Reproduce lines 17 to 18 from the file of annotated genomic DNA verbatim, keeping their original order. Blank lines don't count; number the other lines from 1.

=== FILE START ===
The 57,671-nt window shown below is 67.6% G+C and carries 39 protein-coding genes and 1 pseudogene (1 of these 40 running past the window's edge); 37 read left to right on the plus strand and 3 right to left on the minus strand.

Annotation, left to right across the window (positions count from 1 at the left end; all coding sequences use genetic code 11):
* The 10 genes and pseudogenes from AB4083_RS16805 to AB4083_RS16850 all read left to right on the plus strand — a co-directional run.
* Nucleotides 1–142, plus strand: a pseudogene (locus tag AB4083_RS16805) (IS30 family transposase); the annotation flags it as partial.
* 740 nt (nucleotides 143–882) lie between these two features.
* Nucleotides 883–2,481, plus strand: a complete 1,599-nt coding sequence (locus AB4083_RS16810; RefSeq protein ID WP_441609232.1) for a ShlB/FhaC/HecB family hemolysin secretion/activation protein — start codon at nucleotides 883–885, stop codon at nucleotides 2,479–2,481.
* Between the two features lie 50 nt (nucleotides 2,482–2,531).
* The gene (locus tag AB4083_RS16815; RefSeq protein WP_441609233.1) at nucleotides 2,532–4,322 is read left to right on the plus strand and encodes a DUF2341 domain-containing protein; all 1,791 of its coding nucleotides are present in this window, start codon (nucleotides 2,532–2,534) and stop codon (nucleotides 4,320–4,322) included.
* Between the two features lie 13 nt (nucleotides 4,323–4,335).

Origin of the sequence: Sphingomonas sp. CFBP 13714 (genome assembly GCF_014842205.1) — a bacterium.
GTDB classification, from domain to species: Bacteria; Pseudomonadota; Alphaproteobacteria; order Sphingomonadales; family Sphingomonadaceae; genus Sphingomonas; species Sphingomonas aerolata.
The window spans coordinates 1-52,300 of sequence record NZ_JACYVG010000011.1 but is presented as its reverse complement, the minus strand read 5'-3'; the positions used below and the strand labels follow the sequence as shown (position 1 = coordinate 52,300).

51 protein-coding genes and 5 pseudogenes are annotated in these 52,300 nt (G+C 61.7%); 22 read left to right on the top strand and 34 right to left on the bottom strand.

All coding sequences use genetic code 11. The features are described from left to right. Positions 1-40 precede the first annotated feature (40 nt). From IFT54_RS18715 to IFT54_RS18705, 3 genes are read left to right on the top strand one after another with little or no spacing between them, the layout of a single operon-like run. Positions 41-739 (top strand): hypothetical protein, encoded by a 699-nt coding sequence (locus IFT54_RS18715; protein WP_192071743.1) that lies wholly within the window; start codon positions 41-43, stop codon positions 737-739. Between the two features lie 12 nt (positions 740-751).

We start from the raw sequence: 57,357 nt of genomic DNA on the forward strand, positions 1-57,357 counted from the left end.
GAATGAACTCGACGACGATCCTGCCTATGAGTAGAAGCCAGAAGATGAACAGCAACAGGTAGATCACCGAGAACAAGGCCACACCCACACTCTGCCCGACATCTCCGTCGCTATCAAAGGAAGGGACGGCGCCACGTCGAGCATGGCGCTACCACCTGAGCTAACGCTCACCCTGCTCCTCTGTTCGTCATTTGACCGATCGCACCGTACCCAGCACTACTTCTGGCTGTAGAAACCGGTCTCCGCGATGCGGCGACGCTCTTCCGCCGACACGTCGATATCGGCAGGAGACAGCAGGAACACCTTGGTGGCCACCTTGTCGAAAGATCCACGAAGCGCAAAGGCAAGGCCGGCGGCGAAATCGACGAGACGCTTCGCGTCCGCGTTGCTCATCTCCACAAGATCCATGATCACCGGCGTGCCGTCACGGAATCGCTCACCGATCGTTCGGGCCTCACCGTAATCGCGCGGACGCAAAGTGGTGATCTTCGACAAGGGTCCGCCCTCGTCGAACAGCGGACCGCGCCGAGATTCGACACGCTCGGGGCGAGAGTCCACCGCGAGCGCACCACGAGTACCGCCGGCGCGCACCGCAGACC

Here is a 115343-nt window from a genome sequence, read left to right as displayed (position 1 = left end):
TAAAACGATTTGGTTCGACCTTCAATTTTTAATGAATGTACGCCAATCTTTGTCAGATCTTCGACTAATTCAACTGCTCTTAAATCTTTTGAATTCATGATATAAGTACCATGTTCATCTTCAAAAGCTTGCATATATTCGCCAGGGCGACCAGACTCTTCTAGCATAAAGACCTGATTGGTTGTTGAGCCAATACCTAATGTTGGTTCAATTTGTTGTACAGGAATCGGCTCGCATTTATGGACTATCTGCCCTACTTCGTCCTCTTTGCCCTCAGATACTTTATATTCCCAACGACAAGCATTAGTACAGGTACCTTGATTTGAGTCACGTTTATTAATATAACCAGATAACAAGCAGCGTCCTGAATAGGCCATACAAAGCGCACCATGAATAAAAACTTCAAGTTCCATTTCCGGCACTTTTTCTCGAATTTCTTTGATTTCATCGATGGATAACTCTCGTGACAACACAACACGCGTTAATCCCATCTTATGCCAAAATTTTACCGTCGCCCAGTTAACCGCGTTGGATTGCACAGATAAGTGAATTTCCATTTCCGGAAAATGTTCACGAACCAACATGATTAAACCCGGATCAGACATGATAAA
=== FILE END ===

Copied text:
Here is a 115343-nt window from a genome sequence, read left to right as displayed (position 1 = left end):
TAAAACGATTTGGTTCGACCTTCAATTTTTAATGAATGTACGCCAATCTTTGTCAGATCTTCGACTAATTCAACTGCTCTTAAATCTTTTGAATTCATGATATAAGTACCATGTTCATCTTCAAAAGCTTGCATATATTCGCCAGGGCGACCAGACTCTTCTAGCATAAAGACCTGATTGGTTGTTGAGCCAATACCTAATGTTGGTTCAATTTGTTGTACAGGAATCGGCTCGCATTTATGGACTATCTGCCCTACTTCGTCCTCTTTGCCCTCAGATACTTTATATTCCCAACGACAAGCATTAGTACAGGTACCTTGATTTGAGTCACGTTTATTAATATAACCAGATAACAAGCAGCGTCCTGAATAGGCCATACAAAGCGCACCATGAATAAAAACTTCAAGTTCCATTTCCGGCACTTTTTCTCGAATTTCTTTGATTTCATCGATGGATAACTCTCGTGACAACACAACACGCGTTAATCCCATCTTATGCCAAAATTTTACCGTCGCCCAGTTAACCGCGTTGGATTGCACAGATAAGTGAATTTCCATTTCCGGAAAATGTTCACGAACCAACATGATTAAACCCGGATCAGACATGATAAA